Almost half of smartphone owners turn on their mobile gadget to check the web before getting out of bed in the morning, according to the mobile equipment company Ericsson. Such super users may be members of an elite group: the top 10 percent of mobile users are using up 90 percent of wireless bandwidth.
This last stat came out of a study by the British consulting firm Arieso that analyzed 1.1 million users of a European mobile company during a 24-hour period in November 2011.
The gap between these super users and the rest of us is widening. In 2009 the super users generated 40 percent of the traffic and in 2011 they generated 70 percent of the traffic.
Arieso did not provide a detailed profile of a super user but believes they are most likely business travelers and individuals with unlimited mobile data packages. A spokesperson told the New York Times that the mobile user profile, “doesn’t break down along socioeconomic lines.” (Sorry, no Occupy Wall Street fodder here folks.)
Here are some highlights from that study as well as research by Ericsson, the leader in mobile network equipment:
- 64 percent of the extreme consumers use a laptop, roughly 33 percent use a smartphone and only 3 percent use an iPad. (Although I believe that last stat will see a rocket rise in the coming year, since nearly one-quarter of online users in the U.S. will use a tablet in 2012, according to the Online Publishers Association.)
- According to Ericsson, the super users watch videos 40 percent of the time, and spend rest of their time surfing, downloading new software, checking e-mail and social networking
- Smartphones are on the increase. At least in Sweden and Finland, where they make up half of all mobile phones (currently, according to Ericsson, only 13.2 percent of the 6.1 billion cell phones around the world are smartphones.)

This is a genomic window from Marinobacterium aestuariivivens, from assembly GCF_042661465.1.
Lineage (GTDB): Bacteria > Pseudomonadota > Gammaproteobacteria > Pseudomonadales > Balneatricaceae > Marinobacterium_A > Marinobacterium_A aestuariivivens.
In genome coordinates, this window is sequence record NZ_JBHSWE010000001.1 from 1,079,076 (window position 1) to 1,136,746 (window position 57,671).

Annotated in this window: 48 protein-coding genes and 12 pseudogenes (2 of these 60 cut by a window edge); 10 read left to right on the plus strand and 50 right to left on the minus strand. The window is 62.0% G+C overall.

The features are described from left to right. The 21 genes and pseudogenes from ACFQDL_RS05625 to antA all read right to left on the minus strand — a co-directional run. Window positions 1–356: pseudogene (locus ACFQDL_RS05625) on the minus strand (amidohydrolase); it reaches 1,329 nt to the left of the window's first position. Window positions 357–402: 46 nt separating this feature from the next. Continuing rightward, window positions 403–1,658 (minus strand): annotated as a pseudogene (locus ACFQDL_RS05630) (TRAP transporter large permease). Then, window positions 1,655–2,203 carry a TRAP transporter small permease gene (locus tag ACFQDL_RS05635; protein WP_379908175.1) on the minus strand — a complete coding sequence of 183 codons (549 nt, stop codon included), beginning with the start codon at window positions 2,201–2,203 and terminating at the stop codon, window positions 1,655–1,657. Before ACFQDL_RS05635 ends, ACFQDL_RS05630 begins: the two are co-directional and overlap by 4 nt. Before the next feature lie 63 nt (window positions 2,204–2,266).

- Finland users consume a 1-gigabyte average of content per month which is apparently 10 times what the average European consumes
- Arieso found owners of the iPhone 4S downloaded 276 percent more data than those with the older iPhone 3G—they suspect this is due to the new voice-operated system, Siri, as well as cloud computing operations
- From the Arieso study the top phones used were two handsets operated on the Android platform—both uploaded more than double the amount of content than the iPhone 3G
Operators need to brace themselves for an accelerated rise in mobile use with the increase in tablets, as costs plummet (a $35 tablet is now being developed in India.) The Online Publishing Association estimates about one-quarter of U.S. online users (61 million) will be using tablets by early 2012, and global sales will hit 195 million units by 2015, eclipsing those of laptops. And by 2016 Ericsson claims that global mobile data use will have increased ten-fold. Many are already feeling the pinch as one European company that remained anonymous in the NYT article had to install 250 miniature base station to take on the consumption of the super users. And other companies are considering introducing volume limits on users.
[via The New York Times]
[Photo Ed Yourdon]